- There’s a common application language in D. Why, in your view isn’t this more widely used? Is there a possibility that in say 5 years, SQL will become what COBOL is to programmers, very much the last resort? If SQL is demoted to a language of last resort what will have been its legacy?
- First let me correct a misconception. D—the name is always set in bold face, by the way—isn’t a language;
a generic name for any language that conforms to the principles laid down by
The Third Manifesto. The Third Manifesto in turn is a set of prescriptions for future data and database management systems; it
consists essentially of a precise though somewhat terse definition of the relational model and a supporting type theory
(including a comprehensive model of type inheritance). It’s described in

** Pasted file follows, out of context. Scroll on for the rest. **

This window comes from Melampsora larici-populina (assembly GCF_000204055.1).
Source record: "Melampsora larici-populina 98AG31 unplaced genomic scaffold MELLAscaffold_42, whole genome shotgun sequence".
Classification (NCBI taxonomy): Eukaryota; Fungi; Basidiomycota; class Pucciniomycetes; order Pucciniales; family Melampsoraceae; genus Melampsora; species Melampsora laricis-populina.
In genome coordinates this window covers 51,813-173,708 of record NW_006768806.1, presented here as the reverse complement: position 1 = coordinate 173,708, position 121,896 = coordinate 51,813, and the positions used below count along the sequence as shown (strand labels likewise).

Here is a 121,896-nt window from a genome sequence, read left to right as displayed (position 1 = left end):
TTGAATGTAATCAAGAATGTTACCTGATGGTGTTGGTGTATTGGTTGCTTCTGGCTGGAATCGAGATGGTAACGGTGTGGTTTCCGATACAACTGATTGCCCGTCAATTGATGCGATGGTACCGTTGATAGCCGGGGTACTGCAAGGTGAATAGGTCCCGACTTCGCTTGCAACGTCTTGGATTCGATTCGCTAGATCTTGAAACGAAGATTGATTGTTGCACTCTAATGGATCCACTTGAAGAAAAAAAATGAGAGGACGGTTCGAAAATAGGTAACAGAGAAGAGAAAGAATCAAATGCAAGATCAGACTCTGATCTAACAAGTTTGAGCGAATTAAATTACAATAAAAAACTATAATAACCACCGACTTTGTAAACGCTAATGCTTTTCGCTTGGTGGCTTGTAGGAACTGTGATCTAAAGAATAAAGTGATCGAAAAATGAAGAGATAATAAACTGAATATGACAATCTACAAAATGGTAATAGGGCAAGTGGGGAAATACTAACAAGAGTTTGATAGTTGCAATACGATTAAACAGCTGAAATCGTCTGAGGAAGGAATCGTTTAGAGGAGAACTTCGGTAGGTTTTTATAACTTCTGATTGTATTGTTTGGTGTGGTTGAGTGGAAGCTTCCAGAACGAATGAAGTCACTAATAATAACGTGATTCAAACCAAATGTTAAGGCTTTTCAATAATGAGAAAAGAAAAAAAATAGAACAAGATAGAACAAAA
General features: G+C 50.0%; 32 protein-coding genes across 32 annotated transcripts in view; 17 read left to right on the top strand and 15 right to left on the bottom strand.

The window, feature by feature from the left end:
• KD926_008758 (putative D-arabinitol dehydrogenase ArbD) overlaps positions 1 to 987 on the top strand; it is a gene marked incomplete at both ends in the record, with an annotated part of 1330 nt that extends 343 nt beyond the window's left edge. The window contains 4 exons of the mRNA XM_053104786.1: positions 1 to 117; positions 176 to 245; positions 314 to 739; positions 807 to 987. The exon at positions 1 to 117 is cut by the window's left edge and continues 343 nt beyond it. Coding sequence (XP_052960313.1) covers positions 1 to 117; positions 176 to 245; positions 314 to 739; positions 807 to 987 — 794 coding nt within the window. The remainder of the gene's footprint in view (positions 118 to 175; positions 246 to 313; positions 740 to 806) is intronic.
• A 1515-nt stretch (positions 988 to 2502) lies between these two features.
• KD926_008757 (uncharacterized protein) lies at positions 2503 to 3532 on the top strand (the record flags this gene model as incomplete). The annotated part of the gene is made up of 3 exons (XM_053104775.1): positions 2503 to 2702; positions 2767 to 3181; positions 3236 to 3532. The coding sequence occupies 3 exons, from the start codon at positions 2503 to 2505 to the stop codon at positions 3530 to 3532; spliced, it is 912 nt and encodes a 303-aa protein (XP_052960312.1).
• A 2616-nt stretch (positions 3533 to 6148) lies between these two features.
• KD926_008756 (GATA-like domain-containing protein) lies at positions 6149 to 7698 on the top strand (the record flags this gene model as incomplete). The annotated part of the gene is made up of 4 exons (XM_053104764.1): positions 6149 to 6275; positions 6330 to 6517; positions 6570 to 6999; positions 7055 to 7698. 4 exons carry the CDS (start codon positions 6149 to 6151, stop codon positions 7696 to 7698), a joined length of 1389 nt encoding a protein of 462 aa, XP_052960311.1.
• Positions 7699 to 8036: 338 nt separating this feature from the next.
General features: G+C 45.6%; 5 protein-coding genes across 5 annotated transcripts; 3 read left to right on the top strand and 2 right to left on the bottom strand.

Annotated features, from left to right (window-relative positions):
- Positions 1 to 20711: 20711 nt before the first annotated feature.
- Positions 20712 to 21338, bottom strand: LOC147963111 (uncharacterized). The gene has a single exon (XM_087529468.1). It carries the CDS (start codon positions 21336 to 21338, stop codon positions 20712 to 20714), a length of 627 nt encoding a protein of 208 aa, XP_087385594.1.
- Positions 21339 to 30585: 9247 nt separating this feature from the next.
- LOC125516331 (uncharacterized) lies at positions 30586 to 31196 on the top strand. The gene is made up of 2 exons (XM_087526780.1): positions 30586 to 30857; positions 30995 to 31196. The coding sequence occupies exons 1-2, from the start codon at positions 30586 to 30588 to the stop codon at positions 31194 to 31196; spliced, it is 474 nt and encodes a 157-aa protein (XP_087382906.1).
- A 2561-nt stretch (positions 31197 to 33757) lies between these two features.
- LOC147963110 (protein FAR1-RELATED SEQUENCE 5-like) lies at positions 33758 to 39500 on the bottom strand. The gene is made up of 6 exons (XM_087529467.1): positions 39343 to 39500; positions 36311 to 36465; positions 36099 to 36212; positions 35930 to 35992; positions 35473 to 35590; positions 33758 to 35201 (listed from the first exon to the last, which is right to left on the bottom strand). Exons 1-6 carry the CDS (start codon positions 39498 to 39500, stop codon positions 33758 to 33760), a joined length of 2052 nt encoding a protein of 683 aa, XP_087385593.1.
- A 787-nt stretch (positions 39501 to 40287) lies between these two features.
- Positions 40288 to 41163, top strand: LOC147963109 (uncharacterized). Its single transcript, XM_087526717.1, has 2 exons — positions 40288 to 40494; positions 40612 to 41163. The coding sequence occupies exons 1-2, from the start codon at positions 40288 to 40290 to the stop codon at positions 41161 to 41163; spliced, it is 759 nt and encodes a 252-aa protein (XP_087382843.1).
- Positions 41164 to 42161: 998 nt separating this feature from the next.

detail in the book Databases, Types, and the Relational Model: The Third Manifesto
(3rd edition), by Hugh Darwen and myself (Addison-Wesley, 2007). Now, Hugh
and I needed a generic name for a language that we could reference in the prescriptions of the
Manifesto, just so that we could save ourselves a great deal of circumlocution
in writing those prescriptions, and for reasons of our own we chose the name D. Any number of distinct languages could qualify as a valid D, though it
goes without saying that SQL unfortunately isn’t one of them.
Now, we also needed a concrete language that we could use in the Manifesto book in examples and so forth, and so we invented a concrete D that we called, for obvious reasons, Tutorial D. (Tutorial D is, of course, a valid D; in fact, it was expressly designed to be suitable as a vehicle for illustrating and teaching the ideas of The Third Manifesto, though Hugh and I have since used it as the basis for examples, and the like, in numerous other books and papers and presentations.) And implementations of Tutorial D, or something very close to it, do exist, though not in product form. One in particular I’d like to mention is Rel, by Dave Voorhis, which you can access by going to the website www.thethirdmanifesto.com.